New Internationalist

Letters

Issue 356

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Letters

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Click here to read NI 355 Only child
I always look forward to the Letter from Lebanon. I must congratulate Reem Haddad for wishing her baby to be a girl (NI 355). My husband and I also wanted to have a girl and were pleased when we got her.

Maybe now she can consider the second step we took: in this overcrowded world could she consider being happy with one child? Only children are stronger, healthier and more self-confident than siblings who have to compete for attention far too early for their own good. Our daughter is now 27 and we never regretted giving her no siblings to fight with.

Siegrun & Athol Macgilchrist
Maybole, Scotland

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Israeli goods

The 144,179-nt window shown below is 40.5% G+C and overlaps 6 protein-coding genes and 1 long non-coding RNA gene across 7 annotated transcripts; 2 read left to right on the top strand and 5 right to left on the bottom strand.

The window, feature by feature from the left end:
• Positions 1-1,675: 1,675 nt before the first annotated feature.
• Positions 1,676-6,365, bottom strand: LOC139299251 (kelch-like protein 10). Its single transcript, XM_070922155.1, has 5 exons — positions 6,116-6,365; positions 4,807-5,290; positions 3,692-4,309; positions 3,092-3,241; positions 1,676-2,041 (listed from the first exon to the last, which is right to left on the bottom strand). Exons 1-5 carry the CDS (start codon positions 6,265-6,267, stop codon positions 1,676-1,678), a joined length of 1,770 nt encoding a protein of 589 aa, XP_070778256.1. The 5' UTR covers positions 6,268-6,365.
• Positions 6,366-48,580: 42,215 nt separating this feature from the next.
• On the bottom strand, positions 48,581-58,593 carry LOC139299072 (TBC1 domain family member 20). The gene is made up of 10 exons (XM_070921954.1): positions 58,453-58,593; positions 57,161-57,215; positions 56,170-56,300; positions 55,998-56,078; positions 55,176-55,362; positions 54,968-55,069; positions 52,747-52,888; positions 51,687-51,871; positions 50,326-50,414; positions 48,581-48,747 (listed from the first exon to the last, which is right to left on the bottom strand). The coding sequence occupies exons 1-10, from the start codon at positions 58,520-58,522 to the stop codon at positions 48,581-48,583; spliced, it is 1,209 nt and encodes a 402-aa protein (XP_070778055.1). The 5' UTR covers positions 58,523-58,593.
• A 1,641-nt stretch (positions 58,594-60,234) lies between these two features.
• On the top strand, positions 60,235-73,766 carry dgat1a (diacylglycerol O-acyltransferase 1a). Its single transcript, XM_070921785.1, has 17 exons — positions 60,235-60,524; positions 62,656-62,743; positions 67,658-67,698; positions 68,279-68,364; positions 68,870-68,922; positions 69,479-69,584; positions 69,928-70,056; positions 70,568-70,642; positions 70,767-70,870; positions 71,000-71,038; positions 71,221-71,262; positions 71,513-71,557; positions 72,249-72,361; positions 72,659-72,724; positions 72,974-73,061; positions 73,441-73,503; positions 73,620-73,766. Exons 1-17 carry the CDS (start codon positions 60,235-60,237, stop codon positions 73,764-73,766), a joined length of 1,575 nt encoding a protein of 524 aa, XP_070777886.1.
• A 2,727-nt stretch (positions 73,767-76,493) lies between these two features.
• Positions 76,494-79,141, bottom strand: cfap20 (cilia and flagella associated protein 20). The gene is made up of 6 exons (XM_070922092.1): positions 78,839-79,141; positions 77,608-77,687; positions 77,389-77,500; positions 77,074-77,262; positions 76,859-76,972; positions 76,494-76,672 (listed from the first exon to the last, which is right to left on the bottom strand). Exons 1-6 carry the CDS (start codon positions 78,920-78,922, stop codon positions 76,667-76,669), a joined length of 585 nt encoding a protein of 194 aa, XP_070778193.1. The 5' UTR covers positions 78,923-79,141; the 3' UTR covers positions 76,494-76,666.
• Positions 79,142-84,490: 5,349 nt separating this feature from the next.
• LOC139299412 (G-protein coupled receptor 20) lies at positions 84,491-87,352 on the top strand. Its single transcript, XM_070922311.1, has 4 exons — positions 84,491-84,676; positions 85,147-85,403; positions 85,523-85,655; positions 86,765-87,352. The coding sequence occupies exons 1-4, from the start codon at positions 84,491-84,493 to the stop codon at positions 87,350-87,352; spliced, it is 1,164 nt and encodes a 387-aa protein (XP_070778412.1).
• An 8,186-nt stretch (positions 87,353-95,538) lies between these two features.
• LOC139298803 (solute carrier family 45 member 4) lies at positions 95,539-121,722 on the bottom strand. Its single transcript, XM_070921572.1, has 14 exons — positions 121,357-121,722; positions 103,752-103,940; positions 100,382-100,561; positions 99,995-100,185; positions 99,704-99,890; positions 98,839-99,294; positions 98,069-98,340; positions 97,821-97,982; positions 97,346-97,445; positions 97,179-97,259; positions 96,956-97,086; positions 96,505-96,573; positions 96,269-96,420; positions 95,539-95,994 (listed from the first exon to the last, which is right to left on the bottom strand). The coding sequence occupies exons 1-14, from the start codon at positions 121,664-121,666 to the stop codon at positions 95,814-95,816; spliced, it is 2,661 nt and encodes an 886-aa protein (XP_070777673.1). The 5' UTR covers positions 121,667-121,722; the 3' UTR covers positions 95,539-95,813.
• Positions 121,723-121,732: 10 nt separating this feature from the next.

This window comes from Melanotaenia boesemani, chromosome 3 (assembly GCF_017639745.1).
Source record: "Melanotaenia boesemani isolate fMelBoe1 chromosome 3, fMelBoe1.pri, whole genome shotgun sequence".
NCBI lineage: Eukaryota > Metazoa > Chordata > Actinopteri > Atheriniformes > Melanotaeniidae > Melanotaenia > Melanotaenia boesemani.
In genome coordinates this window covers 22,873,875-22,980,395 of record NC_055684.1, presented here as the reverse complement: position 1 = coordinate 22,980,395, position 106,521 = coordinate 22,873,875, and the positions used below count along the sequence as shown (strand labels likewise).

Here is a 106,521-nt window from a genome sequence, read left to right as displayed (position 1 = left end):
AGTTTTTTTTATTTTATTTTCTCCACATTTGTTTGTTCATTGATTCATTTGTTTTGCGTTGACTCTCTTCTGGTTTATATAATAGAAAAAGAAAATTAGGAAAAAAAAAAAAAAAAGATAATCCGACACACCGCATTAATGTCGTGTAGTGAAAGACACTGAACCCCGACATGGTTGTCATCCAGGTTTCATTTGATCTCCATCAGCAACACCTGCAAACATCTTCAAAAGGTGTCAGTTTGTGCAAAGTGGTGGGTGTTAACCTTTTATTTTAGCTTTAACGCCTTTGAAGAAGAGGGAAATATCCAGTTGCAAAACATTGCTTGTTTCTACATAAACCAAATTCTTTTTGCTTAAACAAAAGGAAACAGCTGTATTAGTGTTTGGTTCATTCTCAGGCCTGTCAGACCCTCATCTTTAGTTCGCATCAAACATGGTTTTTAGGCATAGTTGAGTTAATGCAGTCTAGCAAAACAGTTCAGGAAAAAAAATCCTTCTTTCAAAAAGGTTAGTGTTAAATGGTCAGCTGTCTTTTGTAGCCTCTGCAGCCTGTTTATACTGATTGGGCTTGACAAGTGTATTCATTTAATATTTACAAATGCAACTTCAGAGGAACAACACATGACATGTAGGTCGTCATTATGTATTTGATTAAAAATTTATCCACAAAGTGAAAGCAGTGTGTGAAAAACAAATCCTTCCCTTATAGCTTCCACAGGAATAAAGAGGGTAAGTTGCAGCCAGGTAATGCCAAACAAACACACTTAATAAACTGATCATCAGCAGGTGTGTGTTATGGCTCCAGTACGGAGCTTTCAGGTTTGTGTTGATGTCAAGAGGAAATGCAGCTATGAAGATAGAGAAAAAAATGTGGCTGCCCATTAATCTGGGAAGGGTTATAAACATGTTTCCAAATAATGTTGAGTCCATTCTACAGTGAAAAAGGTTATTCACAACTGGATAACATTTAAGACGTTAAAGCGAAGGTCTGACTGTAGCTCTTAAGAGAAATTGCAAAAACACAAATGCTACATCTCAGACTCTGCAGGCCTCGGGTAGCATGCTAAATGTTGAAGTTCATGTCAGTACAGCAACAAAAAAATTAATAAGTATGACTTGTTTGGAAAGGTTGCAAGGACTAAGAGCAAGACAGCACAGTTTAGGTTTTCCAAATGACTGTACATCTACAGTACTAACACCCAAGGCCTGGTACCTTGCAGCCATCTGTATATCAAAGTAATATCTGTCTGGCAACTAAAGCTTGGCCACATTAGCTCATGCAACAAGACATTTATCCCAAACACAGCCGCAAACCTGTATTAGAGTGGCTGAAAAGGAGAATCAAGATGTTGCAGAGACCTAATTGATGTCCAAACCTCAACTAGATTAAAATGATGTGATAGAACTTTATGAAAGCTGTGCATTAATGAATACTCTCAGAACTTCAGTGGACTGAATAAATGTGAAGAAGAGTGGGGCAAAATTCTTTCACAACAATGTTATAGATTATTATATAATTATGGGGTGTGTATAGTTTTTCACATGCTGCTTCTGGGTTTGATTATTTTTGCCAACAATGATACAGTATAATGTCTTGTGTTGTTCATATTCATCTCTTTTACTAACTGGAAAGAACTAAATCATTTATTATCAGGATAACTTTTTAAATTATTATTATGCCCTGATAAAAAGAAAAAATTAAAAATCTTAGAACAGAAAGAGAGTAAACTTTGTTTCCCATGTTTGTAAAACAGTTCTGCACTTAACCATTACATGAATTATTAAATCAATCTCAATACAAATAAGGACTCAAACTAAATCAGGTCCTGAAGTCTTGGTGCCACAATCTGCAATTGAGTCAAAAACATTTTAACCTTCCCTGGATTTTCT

Elias Davidsson (Letters, NI 355) is right to remind readers of the enlightened elements within Israeli Jewish society and the need to support joint Israeli-Palestinian ventures. However, his argument against divestment from Israel is less convincing.

First, purchasing Israeli goods supports the occupation. It is impossible to know which Israeli goods are not tainted with components or ingredients derived from the illegal settlements, and many settlement-produced goods are incorrectly labeled as 'Made in Israel'.

Second, while he is right to draw attention to the paranoia in Israeli society, failure to divest will not cure this malaise. Israel will not seek peace while it feels secure about its place in the world; it will seek peace when it understands that the West, particularly the US, will no longer support its actions. A general boycott will help this necessary process of international isolation.

Richard Bartholomew
London, England

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Fewer obstacles